How to grow Strawberries indoors?

Fresh-picked strawberries are the stuff of summer dreams. Crisp, juicy, sweet, tart — these jaunty little fruits stir our taste buds and imaginations. But wait, we can grow them indoors too? Yes, yes you can — and it’s easier than you think. A simple, stepped-up DIY effort can bring that farm fresh flavor home all year round.

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Table of Contents

Care & Harvest

🌡️ Temperature

Strawberries thrive in warmer temperature ranges between 70-85°F and prefer a relative humidity of 60-75%. Keep an eye out for browning on the leaf edges, as it indicates dry environmental conditions. If you notice this, consider placing a humidifier near your Gardyn to increase moisture levels.

🐝 Pollination

Assist flower pollination by gently swirling each white flower head 2-3 times with your thumb. Complete pollination ensures proper fruit formation. Petals will drop, and berries will emerge.

✂️ Pruning

Maintain plant health and fruit production with these tips: never prune more than ⅓ of leaves, remove yellow/brown leaves, prune away runners/stolons, and trim roots twice a month. HydroBoost aids root health.

🔎 Plant Health

Prevent root rot by refreshing the tank and checking/pruning roots twice a month. Use HydroBoost weekly. Combat common pests like aphids and spider mites with prevention and treatment methods.

🥬 Harvest

Pick fully red strawberries from the stem, allowing them to fully ripen for optimum flavor. Softness, not size, indicates readiness. Pinch off or snip the berries’ stems.

Why Grow Strawberries Indoors?

Fancy a freshly picked strawberry or two every now and then? Growing them indoors means you always have these sweet fruits close to hand — no matter the season. Here’s why keeping your very own strawberry patch inside can be a great idea.

Know What's Going Into Your Food

Growing your own strawberries indoors has many benefits, but it all begins with control. With store-bought items, you never know if they’re packed with synthetic pesticides, GMOs or otherwise. Planting your own harvest ensures you know exactly what’s going into your produce — from soil, water, nutrients and more.

Packed with Nutrients and Flavor

Store-bought produce is often picked long before it’s ripe, meaning its taste and texture aren’t at their best when they reach your plate. But with your own indoor berry patch, there’s no compromise — you’re getting the full dose of nutrition and flavor straight from the vine.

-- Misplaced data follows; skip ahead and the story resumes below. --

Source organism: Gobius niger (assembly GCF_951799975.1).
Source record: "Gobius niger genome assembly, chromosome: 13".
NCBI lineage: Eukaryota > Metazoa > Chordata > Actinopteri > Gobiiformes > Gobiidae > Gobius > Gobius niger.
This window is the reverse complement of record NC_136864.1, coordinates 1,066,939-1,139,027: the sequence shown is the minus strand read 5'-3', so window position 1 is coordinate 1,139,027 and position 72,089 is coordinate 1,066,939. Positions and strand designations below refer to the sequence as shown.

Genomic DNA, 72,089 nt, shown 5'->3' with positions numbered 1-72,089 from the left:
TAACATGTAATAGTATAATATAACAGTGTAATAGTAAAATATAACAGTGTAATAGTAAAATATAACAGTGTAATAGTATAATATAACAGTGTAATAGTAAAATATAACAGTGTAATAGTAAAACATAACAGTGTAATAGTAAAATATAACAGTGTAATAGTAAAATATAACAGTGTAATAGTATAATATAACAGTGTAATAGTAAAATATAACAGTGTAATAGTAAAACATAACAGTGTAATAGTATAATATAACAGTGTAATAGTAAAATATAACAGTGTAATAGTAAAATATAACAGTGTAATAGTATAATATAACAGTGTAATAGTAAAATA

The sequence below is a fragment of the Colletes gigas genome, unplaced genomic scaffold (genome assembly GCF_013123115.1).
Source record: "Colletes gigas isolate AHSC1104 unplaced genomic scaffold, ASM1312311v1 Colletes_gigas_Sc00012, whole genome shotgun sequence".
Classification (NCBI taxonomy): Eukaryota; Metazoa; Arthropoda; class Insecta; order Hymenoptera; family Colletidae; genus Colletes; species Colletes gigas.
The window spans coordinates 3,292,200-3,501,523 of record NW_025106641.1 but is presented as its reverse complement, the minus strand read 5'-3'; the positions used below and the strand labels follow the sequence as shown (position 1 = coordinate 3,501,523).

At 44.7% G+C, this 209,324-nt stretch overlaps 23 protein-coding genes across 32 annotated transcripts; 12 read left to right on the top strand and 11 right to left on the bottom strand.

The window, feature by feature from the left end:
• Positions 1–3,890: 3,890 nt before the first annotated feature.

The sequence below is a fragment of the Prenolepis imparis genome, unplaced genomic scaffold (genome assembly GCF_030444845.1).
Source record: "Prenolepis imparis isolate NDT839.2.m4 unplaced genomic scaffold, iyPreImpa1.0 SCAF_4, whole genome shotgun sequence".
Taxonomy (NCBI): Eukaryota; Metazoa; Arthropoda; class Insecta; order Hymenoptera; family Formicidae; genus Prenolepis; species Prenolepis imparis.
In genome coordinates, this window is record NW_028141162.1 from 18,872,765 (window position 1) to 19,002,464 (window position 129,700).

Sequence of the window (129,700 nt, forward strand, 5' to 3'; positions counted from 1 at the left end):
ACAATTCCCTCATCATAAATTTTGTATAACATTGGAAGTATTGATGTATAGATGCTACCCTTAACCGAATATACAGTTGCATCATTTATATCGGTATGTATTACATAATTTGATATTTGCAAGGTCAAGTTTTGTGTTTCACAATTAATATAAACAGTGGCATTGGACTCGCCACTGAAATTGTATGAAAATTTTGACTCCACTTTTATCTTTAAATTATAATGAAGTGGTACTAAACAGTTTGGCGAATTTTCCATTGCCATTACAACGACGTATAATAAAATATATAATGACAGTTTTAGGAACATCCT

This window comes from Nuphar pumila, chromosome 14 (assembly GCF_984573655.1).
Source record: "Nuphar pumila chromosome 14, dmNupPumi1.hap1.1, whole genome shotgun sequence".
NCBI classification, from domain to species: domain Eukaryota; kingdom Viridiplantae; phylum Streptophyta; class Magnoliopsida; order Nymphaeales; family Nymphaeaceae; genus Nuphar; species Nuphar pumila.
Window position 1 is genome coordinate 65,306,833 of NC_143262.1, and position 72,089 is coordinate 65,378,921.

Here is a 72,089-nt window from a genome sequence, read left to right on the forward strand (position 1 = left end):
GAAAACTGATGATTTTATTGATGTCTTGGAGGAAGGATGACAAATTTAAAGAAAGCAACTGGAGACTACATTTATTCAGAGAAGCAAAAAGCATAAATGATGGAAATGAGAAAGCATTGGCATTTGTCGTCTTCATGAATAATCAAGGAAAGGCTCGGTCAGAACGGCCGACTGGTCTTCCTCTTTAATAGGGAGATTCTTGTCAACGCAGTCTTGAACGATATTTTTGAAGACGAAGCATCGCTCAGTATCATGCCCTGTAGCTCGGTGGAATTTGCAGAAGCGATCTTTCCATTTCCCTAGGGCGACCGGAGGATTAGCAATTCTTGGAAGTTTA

Saves Money

Rather than forking out for the pricey, stale produce in your local grocery store, you can save a lot by investing in your own sustainable garden. Seeds are much cheaper than a single fruit or vegetable, and with no transport or packaging costs, the savings add up quickly.

You Waste Less

When you grow your own strawberries indoors, you only pick the produce you need, so there’s no need to worry about food ending up in the trash bin. And no matter how much food you have left over, you can always compost it. Also, when you buy less from stores, you buy less packaging — meaning less plastic waste going into landfills.

Grow Microgreens, Too

Bite sized superfood packed with nutrients and loaded with flavor. Go from seed to harvest in just one week.

What do You Need to Grow Strawberries Indoors?

Growing strawberries indoors may seem tricky, but with the right conditions, you can make it happen. Here’s what you’ll need to get started:


You’ll need access to a good amount of light — at least 6 hours of direct sunlight daily. Supplement that with artificial grow lights like fluorescent or halogen bulbs if needed. Rotate your plants every few days to ensure consistent coverage.

Planting Container

With their shallow roots and compact size, strawberries make perfect container plants! You can use classic 12–14-inch diameter pots to fit a couple of plants, or even hanging baskets and strawberry urns for a more decorative display. Make sure your container has good drainage and a catch plate. Fill it with quality potting mix, compost, and some perlite for optimum growth.


To ensure your strawberry plant flowers smoothly, keep temperatures between 50°F-75°F. Doing so will increase fruit size and give your berries more flavor and sweetness. Even if a freeze sneaks up on you, the plant should still be able to survive with temperatures as low as the low 30s. Anything lower than that, and the fruit and flowers of your plants could be damaged beyond repair.

Plant Variety

There are hundreds of types of strawberry plants (or cultivars). Most are surprisingly tough and can be planted indoors under the right conditions.

For beginners, however, we’d recommend the Albion and Alpine strawberry varieties. The Albion is a popular hybrid berry known for its sweetness. As it doesn’t spread out on runners, it’s an excellent choice for growing indoors in limited space. Alpine strawberry is another great cultivar — its small size and clumping behavior make it well suited for pot culture.